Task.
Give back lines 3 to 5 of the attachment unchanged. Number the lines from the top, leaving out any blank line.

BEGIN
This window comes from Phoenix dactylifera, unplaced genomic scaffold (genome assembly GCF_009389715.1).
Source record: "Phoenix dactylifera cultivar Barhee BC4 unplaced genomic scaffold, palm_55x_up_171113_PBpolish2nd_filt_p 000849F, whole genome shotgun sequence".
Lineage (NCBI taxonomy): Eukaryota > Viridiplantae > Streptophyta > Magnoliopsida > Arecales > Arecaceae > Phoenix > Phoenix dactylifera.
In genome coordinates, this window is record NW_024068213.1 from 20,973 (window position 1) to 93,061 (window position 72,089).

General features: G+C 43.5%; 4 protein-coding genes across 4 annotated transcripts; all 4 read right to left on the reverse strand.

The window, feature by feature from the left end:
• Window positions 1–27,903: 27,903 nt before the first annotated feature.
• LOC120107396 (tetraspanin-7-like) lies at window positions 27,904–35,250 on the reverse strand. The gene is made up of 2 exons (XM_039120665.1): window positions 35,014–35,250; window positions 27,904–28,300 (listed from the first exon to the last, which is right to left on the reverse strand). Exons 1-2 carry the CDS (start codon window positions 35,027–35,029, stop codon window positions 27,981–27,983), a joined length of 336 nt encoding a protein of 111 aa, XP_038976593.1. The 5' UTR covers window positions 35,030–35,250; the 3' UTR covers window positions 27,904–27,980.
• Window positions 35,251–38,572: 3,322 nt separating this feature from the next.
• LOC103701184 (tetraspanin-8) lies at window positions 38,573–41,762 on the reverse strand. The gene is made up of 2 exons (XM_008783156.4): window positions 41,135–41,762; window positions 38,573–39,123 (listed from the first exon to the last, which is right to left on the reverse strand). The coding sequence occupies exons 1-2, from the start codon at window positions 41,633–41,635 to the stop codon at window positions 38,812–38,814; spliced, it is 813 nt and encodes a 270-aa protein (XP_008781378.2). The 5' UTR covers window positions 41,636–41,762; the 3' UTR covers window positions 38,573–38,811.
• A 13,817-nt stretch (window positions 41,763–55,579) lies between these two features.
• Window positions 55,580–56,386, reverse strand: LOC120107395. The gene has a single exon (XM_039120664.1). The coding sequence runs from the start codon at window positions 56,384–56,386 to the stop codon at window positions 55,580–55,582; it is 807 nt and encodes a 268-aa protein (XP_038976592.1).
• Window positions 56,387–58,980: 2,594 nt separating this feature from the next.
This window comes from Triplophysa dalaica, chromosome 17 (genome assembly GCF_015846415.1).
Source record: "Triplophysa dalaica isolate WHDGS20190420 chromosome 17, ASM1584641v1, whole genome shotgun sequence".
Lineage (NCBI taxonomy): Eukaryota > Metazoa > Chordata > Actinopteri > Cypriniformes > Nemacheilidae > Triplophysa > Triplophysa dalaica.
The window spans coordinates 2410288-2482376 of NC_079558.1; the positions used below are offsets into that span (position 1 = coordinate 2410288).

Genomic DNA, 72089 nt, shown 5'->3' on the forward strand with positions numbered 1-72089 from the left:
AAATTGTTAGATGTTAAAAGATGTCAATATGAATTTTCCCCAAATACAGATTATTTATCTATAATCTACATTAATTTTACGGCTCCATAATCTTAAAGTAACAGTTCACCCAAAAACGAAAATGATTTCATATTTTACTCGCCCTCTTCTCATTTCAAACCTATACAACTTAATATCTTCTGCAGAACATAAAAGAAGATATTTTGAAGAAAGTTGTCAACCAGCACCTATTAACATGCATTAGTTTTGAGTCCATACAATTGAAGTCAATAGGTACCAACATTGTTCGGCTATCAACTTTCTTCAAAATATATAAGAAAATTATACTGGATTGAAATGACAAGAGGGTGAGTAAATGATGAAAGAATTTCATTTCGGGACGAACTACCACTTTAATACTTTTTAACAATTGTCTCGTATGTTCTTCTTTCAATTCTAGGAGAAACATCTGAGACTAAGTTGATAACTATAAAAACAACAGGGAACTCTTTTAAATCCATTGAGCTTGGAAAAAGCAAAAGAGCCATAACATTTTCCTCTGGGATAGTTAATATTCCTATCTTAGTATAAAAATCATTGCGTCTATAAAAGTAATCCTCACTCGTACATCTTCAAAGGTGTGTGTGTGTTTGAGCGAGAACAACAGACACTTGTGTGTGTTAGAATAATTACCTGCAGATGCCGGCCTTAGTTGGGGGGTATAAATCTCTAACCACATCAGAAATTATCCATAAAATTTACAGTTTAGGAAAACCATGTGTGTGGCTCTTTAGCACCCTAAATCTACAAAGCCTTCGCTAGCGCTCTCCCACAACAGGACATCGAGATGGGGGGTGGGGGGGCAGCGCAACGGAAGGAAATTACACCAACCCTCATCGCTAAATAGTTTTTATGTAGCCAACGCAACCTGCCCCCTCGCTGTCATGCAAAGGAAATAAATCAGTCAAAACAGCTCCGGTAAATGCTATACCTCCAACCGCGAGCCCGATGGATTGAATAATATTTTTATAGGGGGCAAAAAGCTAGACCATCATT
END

Lineage (NCBI taxonomy): Eukaryota > Viridiplantae > Streptophyta > Magnoliopsida > Arecales > Arecaceae > Phoenix > Phoenix dactylifera.
In genome coordinates, this window is record NW_024068213.1 from 20,973 (window position 1) to 93,061 (window position 72,089).

General features: G+C 43.5%; 4 protein-coding genes across 4 annotated transcripts; all 4 read right to left on the reverse strand.